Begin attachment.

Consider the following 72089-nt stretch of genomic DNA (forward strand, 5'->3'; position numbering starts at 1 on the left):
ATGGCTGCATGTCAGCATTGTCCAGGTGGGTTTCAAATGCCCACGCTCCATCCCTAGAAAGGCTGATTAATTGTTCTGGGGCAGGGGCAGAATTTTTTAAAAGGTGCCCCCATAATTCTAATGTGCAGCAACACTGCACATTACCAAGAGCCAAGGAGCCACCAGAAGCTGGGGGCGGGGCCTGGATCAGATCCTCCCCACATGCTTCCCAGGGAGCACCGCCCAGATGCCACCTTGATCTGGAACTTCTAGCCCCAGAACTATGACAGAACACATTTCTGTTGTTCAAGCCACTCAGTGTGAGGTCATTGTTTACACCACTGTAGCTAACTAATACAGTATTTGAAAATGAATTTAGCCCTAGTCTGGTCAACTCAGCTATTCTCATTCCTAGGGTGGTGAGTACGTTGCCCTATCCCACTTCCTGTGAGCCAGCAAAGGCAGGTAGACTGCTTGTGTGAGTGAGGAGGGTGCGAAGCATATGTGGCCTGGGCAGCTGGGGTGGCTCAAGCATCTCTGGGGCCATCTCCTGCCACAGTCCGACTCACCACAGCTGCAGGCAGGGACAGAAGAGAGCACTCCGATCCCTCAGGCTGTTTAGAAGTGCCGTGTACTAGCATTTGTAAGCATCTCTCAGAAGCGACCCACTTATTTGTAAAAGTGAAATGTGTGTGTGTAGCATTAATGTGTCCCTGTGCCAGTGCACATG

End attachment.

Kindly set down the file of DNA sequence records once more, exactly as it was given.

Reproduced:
Consider the following 72089-nt stretch of genomic DNA (forward strand, 5'->3'; position numbering starts at 1 on the left):
ATGGCTGCATGTCAGCATTGTCCAGGTGGGTTTCAAATGCCCACGCTCCATCCCTAGAAAGGCTGATTAATTGTTCTGGGGCAGGGGCAGAATTTTTTAAAAGGTGCCCCCATAATTCTAATGTGCAGCAACACTGCACATTACCAAGAGCCAAGGAGCCACCAGAAGCTGGGGGCGGGGCCTGGATCAGATCCTCCCCACATGCTTCCCAGGGAGCACCGCCCAGATGCCACCTTGATCTGGAACTTCTAGCCCCAGAACTATGACAGAACACATTTCTGTTGTTCAAGCCACTCAGTGTGAGGTCATTGTTTACACCACTGTAGCTAACTAATACAGTATTTGAAAATGAATTTAGCCCTAGTCTGGTCAACTCAGCTATTCTCATTCCTAGGGTGGTGAGTACGTTGCCCTATCCCACTTCCTGTGAGCCAGCAAAGGCAGGTAGACTGCTTGTGTGAGTGAGGAGGGTGCGAAGCATATGTGGCCTGGGCAGCTGGGGTGGCTCAAGCATCTCTGGGGCCATCTCCTGCCACAGTCCGACTCACCACAGCTGCAGGCAGGGACAGAAGAGAGCACTCCGATCCCTCAGGCTGTTTAGAAGTGCCGTGTACTAGCATTTGTAAGCATCTCTCAGAAGCGACCCACTTATTTGTAAAAGTGAAATGTGTGTGTGTAGCATTAATGTGTCCCTGTGCCAGTGCACATG